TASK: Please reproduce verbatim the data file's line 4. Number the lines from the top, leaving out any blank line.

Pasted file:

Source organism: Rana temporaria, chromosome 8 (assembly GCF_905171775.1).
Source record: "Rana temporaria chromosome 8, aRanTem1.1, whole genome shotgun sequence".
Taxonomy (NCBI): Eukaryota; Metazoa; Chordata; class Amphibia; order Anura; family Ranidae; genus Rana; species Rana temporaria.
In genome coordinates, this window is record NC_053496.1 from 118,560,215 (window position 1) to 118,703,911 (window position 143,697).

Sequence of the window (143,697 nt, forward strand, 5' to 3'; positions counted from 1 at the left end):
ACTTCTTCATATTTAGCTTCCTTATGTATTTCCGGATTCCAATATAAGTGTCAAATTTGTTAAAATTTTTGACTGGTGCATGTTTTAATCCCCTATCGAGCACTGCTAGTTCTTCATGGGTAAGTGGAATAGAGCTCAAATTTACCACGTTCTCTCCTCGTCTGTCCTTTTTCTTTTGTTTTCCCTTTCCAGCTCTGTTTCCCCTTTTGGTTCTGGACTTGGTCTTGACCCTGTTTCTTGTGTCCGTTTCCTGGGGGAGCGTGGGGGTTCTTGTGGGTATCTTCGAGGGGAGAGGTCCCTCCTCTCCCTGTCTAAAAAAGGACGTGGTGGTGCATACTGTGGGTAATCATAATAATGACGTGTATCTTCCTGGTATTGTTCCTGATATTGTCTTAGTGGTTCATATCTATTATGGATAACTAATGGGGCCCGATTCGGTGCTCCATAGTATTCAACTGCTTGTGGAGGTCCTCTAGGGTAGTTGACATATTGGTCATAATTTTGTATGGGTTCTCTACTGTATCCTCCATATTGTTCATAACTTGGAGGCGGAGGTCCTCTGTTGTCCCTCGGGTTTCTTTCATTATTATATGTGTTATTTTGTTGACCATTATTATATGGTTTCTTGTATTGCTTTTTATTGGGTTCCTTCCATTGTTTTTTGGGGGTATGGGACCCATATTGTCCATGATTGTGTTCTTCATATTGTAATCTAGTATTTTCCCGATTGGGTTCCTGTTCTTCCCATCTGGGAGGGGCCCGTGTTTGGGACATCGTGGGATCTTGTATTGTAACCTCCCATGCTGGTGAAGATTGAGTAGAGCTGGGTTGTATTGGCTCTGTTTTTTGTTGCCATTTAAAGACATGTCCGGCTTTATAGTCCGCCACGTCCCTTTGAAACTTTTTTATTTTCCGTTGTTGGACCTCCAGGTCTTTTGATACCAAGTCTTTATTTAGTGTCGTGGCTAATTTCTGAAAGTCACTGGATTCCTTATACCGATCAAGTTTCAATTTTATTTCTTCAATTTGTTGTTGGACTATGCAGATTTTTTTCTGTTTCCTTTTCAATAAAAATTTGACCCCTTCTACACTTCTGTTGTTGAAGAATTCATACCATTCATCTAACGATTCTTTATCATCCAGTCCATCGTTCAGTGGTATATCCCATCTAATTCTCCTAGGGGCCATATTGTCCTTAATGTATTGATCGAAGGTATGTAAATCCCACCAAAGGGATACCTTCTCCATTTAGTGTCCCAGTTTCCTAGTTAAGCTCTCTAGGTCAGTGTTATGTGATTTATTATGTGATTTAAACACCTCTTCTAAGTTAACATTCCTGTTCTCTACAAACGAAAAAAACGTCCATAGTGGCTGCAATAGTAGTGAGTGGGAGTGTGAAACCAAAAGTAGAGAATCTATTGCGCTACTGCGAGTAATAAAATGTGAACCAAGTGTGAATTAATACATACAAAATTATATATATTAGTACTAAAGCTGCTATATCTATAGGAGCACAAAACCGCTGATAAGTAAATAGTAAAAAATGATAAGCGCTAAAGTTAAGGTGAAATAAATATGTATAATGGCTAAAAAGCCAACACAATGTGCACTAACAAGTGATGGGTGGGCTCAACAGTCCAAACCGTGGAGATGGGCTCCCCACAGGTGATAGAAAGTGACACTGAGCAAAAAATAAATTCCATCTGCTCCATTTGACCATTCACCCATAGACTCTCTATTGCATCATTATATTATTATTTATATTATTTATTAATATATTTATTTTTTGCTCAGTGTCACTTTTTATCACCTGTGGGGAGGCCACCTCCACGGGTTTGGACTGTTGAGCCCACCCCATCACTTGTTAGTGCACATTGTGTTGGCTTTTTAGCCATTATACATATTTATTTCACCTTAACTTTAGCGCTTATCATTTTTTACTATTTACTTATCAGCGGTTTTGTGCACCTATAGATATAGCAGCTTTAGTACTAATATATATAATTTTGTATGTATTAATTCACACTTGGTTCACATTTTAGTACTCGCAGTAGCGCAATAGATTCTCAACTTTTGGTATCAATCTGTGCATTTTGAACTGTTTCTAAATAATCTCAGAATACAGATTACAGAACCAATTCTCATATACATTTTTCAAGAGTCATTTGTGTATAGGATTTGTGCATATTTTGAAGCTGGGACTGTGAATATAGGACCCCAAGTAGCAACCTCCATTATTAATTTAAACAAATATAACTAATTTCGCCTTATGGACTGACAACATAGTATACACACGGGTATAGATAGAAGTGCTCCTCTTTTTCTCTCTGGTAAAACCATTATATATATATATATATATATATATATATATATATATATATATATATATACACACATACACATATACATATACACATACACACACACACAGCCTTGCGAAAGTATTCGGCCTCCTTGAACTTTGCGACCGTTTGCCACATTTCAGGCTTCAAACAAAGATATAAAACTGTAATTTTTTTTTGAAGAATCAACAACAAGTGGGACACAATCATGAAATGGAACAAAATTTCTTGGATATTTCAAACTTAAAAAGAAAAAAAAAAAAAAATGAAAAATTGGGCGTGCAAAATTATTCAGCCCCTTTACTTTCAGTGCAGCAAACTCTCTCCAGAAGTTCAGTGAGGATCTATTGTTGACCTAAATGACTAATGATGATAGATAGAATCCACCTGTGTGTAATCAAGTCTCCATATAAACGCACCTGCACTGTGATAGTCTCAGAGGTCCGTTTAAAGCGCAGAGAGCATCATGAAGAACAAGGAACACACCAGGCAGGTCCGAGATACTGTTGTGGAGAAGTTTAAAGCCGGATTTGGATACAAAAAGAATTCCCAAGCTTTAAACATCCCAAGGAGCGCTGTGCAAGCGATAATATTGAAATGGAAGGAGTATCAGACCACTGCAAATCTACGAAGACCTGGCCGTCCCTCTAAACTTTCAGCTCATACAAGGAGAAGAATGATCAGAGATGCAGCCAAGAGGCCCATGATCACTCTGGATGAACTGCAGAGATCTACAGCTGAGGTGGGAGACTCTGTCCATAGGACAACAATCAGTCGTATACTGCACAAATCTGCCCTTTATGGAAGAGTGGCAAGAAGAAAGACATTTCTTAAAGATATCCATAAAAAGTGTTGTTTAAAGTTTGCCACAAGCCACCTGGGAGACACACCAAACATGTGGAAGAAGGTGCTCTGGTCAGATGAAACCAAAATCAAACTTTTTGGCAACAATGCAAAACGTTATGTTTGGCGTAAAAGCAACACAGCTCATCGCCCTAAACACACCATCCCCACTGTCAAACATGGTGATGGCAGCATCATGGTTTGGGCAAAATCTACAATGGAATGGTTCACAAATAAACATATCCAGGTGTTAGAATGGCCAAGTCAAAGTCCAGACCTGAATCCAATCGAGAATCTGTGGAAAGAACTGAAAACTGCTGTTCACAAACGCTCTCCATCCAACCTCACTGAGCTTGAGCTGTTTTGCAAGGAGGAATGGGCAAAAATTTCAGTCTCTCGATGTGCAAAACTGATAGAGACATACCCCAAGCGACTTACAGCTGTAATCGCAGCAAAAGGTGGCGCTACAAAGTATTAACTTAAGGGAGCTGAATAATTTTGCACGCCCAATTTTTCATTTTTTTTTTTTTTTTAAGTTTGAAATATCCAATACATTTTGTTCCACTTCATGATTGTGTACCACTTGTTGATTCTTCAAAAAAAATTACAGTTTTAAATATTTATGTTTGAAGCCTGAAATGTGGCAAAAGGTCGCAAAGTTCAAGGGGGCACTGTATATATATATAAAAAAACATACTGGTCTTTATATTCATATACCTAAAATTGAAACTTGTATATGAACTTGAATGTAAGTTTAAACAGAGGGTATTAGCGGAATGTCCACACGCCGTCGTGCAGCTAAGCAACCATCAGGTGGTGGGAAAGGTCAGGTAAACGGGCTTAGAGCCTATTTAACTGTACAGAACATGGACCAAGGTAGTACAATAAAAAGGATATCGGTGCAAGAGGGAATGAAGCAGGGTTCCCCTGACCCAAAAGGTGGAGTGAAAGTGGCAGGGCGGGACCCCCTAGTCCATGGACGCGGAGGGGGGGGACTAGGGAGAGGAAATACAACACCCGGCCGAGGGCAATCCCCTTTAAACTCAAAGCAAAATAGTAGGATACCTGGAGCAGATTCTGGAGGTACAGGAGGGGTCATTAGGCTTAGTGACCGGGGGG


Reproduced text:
In genome coordinates, this window is record NC_053496.1 from 118,560,215 (window position 1) to 118,703,911 (window position 143,697).